“After that game, I was pretty hot about that one,” said Lillard. “Just because not only was it a great opportunity, but we had it. It was right there, all we had to do was four and a half, five minutes where we just got to be as sharp as possible. That was the challenge for us, just lock in even more, take it to a new level. Instead of that, we went a little bit downhill and they picked it up the way we needed to pick it up. We just wasn’t able to finish it. It sucked man. I was pretty hot about that one.”
And then there’s the matter of soon-to-be two-time MVP Stephen Curry, who has sat out the last two games with a sprained MCL in his right knee. While the Trail Blazers are in no way rooting for Curry to remain sidelined, the simple fact is they have a much better chance of beating the Warriors when the best player in the NBA is in street clothes. Golden State head coach Steve Kerr said the Curry would probably sit out Game Three as well, though it seems very unlikely he misses another game this series at Oracle, which, once again, makes the loss in Game Two that much more disappointing.
“I can’t speak on behalf of (the rest of the team), I don’t know how they feel personally, but it’s a game we should have won,” said CJ McCollum. “It’s unfortunate that we let it slip away. That’s what good teams do, they hang around and they finish off games at home. We’ve got to be better than that and I think we will be better. Got to move forward now and take advantage of Game Three.”
Luckily, the Trail Blazers have a bit of extra time to put Game Two behind them. While they have shown an ability to learn from their mistakes and move on this season, some players admitted that Game Two going down the way it did was lingering a bit. And in those situations, sometimes the best solution is playing another game as soon as possible, though that might not be the case this time around.
“Yesterday, I didn’t even want to see a basketball,” said Lillard. “I wasn’t even going to watch the playoff game yesterday until I heard Cleveland was hitting a bunch of threes, so I wanted to see for myself. But I didn’t even want to have nothing to do with basketball yesterday after that game.”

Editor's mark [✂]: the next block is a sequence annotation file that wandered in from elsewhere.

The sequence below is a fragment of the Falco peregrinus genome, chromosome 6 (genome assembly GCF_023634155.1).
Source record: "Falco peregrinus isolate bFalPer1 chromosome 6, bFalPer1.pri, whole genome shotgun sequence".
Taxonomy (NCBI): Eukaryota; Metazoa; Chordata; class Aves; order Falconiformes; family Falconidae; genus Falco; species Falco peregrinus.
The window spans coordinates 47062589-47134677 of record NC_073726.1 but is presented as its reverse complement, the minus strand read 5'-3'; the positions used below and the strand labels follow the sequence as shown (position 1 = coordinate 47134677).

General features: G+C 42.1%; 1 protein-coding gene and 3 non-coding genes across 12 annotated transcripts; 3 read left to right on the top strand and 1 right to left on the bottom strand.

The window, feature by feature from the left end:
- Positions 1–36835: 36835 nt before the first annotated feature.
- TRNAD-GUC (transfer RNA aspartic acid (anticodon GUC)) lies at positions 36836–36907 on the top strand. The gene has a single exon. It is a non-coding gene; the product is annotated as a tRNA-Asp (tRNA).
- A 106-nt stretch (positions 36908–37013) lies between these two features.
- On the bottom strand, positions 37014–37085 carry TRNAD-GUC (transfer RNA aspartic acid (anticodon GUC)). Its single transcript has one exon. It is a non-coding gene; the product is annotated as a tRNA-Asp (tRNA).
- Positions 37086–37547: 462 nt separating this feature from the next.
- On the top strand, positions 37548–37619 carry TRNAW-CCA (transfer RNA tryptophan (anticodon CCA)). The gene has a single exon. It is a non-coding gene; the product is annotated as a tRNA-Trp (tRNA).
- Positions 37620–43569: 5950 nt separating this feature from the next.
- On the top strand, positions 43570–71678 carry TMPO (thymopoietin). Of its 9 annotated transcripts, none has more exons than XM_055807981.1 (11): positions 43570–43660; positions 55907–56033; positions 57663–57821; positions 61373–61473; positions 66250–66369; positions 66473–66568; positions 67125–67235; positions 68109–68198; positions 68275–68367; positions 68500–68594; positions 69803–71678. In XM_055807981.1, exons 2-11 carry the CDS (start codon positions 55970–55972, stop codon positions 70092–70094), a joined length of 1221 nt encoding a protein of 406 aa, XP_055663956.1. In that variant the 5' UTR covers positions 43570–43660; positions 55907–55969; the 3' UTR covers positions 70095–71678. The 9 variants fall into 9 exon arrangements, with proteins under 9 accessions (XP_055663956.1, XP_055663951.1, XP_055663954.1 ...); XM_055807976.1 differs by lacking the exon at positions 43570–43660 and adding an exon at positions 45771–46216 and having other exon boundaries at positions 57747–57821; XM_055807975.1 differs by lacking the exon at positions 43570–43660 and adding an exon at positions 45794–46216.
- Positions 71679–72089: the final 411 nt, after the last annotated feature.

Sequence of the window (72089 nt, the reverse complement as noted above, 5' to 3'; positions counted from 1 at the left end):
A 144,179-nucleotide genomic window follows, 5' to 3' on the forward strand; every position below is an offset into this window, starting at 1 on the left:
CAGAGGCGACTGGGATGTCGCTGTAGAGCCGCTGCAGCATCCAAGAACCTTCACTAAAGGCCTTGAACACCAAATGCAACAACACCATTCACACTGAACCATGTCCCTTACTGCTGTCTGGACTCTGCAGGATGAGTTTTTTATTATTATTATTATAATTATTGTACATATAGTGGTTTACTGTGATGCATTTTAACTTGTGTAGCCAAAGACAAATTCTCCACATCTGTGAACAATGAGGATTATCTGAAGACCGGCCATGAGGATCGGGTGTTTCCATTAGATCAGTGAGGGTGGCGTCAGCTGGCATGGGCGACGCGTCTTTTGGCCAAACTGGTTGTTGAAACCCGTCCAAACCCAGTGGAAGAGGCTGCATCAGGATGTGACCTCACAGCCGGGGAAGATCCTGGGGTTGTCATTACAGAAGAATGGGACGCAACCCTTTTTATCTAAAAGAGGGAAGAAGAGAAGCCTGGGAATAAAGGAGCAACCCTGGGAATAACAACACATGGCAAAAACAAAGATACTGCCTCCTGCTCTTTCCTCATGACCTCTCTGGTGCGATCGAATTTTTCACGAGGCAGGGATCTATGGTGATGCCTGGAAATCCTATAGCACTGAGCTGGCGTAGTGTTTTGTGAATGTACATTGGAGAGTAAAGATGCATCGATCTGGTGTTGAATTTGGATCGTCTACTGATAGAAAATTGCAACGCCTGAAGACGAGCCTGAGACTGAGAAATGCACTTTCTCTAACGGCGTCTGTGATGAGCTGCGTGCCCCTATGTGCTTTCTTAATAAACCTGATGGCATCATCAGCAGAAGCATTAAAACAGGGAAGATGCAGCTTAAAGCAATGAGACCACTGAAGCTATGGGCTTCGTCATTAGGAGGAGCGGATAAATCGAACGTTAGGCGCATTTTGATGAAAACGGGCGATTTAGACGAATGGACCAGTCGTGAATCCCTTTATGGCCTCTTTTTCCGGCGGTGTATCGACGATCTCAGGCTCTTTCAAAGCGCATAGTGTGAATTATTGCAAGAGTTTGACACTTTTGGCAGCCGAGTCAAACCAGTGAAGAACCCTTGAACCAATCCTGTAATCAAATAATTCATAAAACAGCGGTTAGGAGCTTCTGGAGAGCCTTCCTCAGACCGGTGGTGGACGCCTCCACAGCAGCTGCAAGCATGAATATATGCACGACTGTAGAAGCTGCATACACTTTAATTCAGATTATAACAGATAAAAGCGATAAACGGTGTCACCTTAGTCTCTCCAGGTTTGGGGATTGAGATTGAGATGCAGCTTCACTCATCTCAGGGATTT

But after a day away from the game, Lillard and the rest of the Trail Blazers returned to their facility in Tualatin to prepare for Game Three at the Moda Center. If they’re able to make the improvements and adjustments necessary to get their first victory of the series Saturday night in Portland, they might truly be able to move on from what happened Tuesday night in Oakland.
“Ain’t nothing I can do about it now. In my mind, it’s over,” said McCollum. “It’s unfortunate that it had to happen but we can learn from it. We can’t sulk and moan and act like it’s the end of the world. We’re down 0-2 against a very good team. Now we’re at home, now we have a very good opportunity to take advantage of two home games and learn from mistakes in the first two games.”
OAKLAND — For the first three quarters, it looked as though the Portland Trail Blazers might actually beat the Golden State Warriors at Oracle Arena, something that only two teams have managed to do in the last seven months.
But unfortunately for the Trail Blazers, NBA games last four quarters. And Tuesday night in Oakland, the Warriors outscored the Trail Blazers 34-12 in the final 12 minutes to come away with a 110-99 victory in front of a sellout crowd of 19,596 in Game Two of the Western Conference semifinals.